In manner, Hofer is wholly unlike the bombastic Trump, speaking in an aw-shucks style that comes off as downright neighborly.

Last month, he told Austrian broadcaster ZIB 2 that Trump’s election campaign had been “horrible.”

“I’m happy that we don’t have anything like this in this style in Austria,” he said.

Yet Hofer has embraced an uncannily similar platform. He is pro-Russian, speaks of migrant-blocking fences, says Islam is “not part” of Austria and wants to increase surveillance on mosques. 

His single biggest issue is immigration. He argues that at current birthrates, Muslim immigrants would soon overwhelm native Austrians. A 2013 study said the number of Muslims in Austria increased almost 70 percent since 2001, reaching 574,000, or 7 percent of the population.

Hofer’s campaign maintains a complex, synergistic relationship with Austria’s Identitarian activists — a far-right movement supporting ethno-European nationalism.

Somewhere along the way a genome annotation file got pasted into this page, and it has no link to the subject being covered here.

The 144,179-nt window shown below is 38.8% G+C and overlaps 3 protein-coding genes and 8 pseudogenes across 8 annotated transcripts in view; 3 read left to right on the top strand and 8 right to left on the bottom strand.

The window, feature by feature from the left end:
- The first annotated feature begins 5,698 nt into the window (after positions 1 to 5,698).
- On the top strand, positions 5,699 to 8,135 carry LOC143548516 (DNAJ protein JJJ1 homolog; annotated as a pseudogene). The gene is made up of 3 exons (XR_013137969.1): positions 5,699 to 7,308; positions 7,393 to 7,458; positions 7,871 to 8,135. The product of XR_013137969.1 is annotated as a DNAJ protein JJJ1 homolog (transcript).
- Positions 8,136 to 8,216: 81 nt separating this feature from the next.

While he has distanced himself from the movement, his party leadership has also cultivated it — sharing, for instance, stories sympathetic to the group on social media.

Martin Sellner, a university student in Vienna and Identitarian who sports an undercut hair style with a sharp part that is popular with far-right youth, is a living bridge between Trump and Hofer.

He proudly owns a “Make America Great Again” hat and, on the night of the U.S. election, burst in on a Democrats Abroad pub party in Vienna to shout “Lock her up!” and “Build that wall!” 

Austria’s nationalists, he hopes, will get their chance Sunday.

“We want to disrupt the firewall of multicultural societies,” he said. “You did it in the U.S. with Trump. Now we want it here.”

Stephanie Kirchner contributed to this report.